Video Games Are Not Too Expensive to Make [ VIDEO ]

There are some valid arguments as to why video games do not need microtransactions, in the video, and why video game publishers want them to be present. Definitely worth the watch.

While not completely related to this video, I remember being pissed after I bought Beautiful Katamari and discovering that I had to pay to unlock content that was already included on the disc. I can understand being impatient and willing to pay to unlock the content, rather than unlock it over time, but to keep part of the game behind a paywall is a rather jerkish move to make. That was very bad, Bandai Namco Entertainment. I’d expect something like that from EA, but not you.

source: YouTube


  • Nevermind

    There are some interesting things in this video. But as an actual game developer I want to say – the prodution costs absolutely ARE increasing. Like, I can literally see it with my own eyes. I don’t know a single game developer who would disagree – and I have quite a lot of aquiatances in the field, naturally. So, right from the outset, either this guy didn’t actually ever speak to any developers, or he’s being kinda dishonest. Probably the former (-8

    • Farant

      So you’re saying that Micro-transactions are necessary because game development isn’t profitable otherwise? Or just that “game development is getting more expensive, but still profitable”?
      The first one I call bullshit on, the second one falls in line with the final statement of the video, namely “it’s not that they’re ‘not profitable’ but ‘not as profitable’.”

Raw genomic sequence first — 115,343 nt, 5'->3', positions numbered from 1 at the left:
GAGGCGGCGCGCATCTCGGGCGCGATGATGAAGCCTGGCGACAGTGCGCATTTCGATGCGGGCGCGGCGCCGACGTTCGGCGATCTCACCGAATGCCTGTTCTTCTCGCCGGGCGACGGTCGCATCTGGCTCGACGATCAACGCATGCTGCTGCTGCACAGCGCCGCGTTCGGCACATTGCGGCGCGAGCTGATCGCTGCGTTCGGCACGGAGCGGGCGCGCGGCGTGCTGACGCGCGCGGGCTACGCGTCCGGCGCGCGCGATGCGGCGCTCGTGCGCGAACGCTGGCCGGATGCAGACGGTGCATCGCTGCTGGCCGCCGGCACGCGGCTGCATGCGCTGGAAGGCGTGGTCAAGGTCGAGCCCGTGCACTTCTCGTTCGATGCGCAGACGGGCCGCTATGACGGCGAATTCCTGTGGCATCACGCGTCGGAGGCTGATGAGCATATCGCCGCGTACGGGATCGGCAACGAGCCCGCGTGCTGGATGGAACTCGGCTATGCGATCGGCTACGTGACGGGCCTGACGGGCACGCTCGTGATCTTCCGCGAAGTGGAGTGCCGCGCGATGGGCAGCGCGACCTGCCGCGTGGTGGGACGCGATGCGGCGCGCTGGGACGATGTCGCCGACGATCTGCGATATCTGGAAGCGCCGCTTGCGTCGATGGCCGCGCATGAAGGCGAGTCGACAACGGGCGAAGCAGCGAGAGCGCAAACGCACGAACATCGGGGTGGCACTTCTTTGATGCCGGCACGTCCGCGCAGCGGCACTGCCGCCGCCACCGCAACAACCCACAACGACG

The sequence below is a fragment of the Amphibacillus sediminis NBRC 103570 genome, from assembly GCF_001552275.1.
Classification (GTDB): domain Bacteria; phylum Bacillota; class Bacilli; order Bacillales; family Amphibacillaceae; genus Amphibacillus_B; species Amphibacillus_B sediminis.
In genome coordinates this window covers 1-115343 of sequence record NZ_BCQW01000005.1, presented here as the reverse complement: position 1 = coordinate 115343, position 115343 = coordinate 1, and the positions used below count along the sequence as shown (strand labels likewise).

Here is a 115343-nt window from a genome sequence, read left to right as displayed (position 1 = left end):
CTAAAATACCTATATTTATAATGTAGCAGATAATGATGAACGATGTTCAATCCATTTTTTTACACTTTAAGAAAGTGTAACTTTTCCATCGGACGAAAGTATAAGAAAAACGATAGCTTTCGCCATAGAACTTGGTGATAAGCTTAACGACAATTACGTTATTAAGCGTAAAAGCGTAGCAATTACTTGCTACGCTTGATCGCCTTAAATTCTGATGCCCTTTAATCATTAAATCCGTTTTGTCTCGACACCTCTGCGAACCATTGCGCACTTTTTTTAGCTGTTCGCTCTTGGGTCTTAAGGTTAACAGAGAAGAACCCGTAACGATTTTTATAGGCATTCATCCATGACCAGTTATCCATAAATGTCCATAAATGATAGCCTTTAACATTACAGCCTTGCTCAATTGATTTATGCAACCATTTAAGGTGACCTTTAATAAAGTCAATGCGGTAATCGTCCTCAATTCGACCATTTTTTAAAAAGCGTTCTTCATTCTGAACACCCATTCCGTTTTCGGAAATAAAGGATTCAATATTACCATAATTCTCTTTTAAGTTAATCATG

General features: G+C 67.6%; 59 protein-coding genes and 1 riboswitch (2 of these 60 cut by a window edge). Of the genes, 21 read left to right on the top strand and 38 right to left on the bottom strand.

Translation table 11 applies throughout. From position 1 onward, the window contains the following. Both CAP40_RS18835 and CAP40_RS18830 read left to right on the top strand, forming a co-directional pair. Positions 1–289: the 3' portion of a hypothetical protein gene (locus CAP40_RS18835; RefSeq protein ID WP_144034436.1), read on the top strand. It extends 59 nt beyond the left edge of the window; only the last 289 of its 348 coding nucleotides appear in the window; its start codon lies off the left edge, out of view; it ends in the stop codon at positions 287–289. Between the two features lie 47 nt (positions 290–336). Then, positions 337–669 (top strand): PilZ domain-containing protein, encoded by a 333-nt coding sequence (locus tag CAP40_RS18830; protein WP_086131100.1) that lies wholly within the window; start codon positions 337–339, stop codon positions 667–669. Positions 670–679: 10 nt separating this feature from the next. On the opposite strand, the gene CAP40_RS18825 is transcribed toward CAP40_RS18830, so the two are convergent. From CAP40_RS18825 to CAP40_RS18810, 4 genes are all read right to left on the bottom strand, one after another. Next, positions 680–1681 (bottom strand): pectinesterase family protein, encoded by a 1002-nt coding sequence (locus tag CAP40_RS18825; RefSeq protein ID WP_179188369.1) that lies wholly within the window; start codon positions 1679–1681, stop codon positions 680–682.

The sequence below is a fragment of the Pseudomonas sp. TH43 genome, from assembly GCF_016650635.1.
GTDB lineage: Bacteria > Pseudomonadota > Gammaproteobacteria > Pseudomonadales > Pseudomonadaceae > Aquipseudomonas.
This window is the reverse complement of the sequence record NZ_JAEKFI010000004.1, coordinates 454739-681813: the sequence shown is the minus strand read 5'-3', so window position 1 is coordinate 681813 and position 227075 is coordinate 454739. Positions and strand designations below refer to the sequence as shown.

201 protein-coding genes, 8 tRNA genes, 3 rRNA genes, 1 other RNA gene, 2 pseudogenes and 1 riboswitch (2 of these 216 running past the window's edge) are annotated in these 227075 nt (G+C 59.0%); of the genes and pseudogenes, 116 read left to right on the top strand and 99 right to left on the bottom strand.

• Nevermind

        I’d say these are both extreme oversimplifications. Game development is not only expensive (super-expensive when talking about AAA games), it’s also complex (again super-complex with AAA games). It’s not like, say, Bobby Kotick is sitting in his office looking at a button with “Add microtransactions: +$100M” written on it. In reality, there are all sorts of analyses and projections and budgeting decisions, often vague and contradictory. And yeah, maybe IN HINDSIGHT we can see that microtransactions were not exactly necessary for a particular game – that does not mean they were added out of pure evil greed.
        In fact, many decisions about every given game turn out bad in hindsight – gameplay decisions, tech decisions, marketing and business decisions. And some that had looked bad before turn out good – that’s the way it is with all complex tasks.

        • Farant

          I would not put gameplay flaws into the same category as bad business decisions. It’s not really about complexity, but about maximizing profit by exploiting the playerbase at the cost of the game and for an unnecessary reason.
          For example: American McGee, awesome guy all around, said that Alice: Madness Returns had great luck with its EA contract, for EA had no say in their development of the game, as long as they delivered. At the end of the development cycle, he and his team noticed that the games narrative would benefit if the game was shorter (it would have). Because of their contract, they had to deliver though, and didn’t have the chance to cut the game.